Read on to find out how many you guessed correctly...
Most of us are familiar with this one - the Mobius loop - but you might not know that it shows that the packaging is capable of being recycled but it’s not necessarily accepted by all recycling collection facilities. Best to check with your local council on this one before you chuck it into your recycling bin.
Sometimes you’ll spot a Mobius loop used with a percentage figure in the middle. This explains that the packaging contains x% of recycled material.
There’s some debate on the origins of the Tidyman icon but one thing’s for certain, he’s become one of the most widely recognised symbols in the world. Although not relating to recycling, Tidyman is a reminder to be a good citizen by disposing of the packaging carefully and thoughtfully, without littering. One to think about while you’re drinking your next can of Bru.
Find out more at Keep Scotland Beautiful.
The Green Dot
Not to be confused with the Mobius loop, the green dot doesn’t always mean that the packaging is recyclable, will be recycled, or has been recycled. It just means that the producer has made a financial contribution to the recovery and recycling of packaging.
This is where things can seem confusing. Numbers from 1 to 7 within the 'chasing arrows' symbol (or Resin Identification Code) shows the type of plastic resin used to make the packaging. As a general rule of thumb if it has a number 1 or 2 in the centre then it can be picked up through most household recycling collections - but always best to check with your local council for details in your area.
Tidyman’s second cousin - let’s call him Bottleman - shows up in this symbol, popping his glass into the bottle bank as a reminder to recycle your glass bottles and jars. If you’re using a bottle bank, remember to separate colours, otherwise you can use your glass household recycling collection if you have one.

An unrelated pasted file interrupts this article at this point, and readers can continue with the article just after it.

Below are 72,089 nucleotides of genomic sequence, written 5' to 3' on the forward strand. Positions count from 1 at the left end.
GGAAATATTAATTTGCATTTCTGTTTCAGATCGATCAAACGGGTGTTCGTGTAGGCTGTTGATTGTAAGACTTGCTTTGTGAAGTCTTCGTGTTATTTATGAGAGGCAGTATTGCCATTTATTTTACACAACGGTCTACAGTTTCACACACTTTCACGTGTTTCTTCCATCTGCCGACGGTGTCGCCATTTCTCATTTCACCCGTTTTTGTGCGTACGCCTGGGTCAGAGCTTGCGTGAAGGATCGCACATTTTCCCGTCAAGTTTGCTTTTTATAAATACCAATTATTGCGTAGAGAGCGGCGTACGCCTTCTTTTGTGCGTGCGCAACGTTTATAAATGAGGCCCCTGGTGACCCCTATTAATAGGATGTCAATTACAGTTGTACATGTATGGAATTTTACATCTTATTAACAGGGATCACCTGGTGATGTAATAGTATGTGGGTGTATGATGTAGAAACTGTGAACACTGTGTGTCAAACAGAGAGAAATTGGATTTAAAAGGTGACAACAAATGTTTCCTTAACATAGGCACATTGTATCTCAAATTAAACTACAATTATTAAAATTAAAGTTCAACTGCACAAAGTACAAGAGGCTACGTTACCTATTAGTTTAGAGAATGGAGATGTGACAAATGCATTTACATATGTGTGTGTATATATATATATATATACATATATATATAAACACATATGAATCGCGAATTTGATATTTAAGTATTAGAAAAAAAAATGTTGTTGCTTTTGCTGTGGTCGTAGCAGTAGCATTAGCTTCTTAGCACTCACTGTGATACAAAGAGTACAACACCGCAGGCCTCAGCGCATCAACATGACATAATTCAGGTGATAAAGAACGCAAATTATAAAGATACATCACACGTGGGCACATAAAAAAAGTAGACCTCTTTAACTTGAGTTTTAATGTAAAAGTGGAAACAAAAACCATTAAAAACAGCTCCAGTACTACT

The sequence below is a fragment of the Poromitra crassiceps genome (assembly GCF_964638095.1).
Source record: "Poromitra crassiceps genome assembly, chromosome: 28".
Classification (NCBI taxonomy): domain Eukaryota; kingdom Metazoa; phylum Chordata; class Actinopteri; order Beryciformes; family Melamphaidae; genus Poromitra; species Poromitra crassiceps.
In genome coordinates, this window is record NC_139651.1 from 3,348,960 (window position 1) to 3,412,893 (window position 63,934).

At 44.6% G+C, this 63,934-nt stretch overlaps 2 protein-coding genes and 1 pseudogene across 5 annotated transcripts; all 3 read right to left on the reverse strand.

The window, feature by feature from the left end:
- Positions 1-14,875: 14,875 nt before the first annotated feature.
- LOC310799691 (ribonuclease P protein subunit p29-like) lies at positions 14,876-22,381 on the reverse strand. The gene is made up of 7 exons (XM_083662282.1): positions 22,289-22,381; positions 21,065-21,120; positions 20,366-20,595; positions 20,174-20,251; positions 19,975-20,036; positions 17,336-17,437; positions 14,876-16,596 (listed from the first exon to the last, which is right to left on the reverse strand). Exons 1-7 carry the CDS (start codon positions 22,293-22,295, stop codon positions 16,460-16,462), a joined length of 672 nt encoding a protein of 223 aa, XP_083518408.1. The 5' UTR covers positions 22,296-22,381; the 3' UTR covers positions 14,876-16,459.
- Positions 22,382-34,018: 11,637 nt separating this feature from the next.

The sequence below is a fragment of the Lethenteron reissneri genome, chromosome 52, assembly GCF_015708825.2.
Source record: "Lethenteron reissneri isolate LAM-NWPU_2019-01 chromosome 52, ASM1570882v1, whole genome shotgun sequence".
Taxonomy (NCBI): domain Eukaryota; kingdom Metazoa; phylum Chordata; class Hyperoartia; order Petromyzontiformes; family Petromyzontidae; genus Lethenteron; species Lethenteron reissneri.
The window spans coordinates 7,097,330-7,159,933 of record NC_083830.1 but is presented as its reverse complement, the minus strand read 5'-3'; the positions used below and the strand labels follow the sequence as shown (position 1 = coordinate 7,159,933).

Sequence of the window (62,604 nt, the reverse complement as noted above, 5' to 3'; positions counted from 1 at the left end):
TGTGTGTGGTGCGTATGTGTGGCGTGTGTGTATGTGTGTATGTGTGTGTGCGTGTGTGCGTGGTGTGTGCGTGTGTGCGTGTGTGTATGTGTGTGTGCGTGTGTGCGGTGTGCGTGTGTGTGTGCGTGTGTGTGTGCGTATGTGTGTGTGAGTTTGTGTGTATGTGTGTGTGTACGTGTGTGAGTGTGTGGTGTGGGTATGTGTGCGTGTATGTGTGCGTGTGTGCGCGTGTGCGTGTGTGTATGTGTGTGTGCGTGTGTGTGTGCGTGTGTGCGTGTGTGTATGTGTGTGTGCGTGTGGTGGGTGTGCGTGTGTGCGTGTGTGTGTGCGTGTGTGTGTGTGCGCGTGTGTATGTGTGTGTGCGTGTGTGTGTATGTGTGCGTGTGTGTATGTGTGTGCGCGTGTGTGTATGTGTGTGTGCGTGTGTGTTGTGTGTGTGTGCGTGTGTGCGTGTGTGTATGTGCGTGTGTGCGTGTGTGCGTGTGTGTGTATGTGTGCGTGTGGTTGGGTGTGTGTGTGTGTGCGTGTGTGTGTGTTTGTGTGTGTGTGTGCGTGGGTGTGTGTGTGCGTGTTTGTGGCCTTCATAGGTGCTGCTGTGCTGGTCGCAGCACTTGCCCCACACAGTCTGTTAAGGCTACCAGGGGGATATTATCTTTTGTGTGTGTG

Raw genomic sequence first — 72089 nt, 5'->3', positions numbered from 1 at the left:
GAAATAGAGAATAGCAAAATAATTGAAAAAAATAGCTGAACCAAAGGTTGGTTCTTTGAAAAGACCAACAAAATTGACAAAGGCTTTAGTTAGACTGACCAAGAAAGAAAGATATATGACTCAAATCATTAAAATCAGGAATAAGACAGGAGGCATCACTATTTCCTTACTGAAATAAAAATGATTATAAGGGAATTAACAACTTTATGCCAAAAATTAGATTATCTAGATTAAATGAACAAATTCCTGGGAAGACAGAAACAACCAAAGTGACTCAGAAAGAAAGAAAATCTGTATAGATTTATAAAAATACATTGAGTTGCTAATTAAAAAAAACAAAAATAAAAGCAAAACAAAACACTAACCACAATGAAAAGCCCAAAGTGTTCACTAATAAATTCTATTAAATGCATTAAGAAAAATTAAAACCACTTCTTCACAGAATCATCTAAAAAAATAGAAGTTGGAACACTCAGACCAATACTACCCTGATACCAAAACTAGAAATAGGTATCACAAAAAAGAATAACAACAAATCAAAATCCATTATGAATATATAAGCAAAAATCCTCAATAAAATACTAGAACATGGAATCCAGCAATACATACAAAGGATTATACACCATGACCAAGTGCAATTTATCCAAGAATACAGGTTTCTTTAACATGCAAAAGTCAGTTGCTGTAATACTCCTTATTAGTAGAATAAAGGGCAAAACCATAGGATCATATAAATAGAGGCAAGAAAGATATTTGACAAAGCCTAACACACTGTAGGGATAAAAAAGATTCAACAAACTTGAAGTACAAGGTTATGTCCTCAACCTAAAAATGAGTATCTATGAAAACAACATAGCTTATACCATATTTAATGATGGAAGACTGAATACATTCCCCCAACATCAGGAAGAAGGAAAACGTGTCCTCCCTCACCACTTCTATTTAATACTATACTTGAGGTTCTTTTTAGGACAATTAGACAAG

Find out what to do with glass.
One for the drinks cans and deodorant bottles, this symbol shows that the item is made of recyclable aluminium.
This symbol may look like a magnet-torch hybrid (Dragon’s Den here we come) but it actually shows that the product is made of recyclable steel.
Waste electrical items - from household appliances to mobile phones and IT equipment - can be recycled if you see this symbol.
Find out what to do with electrical items.
The 'seedling' symbol is the registered trademark of European Bioplastics and means that the product has been certified to be industrially compostable according to the European standard EN 13432/14955.
Keep these out of your recycling bin though, as they can’t be recycled they will have to go in with your general waste. Try using reusable options instead for things like coffee cups and takeaways.
To be given the National Association of Paper Merchants' mark, paper or board must be made from a minimum of 50%, 75% or 100% genuine waste paper and/or board fibre, and shouldn’t contain mill produced waste fibre.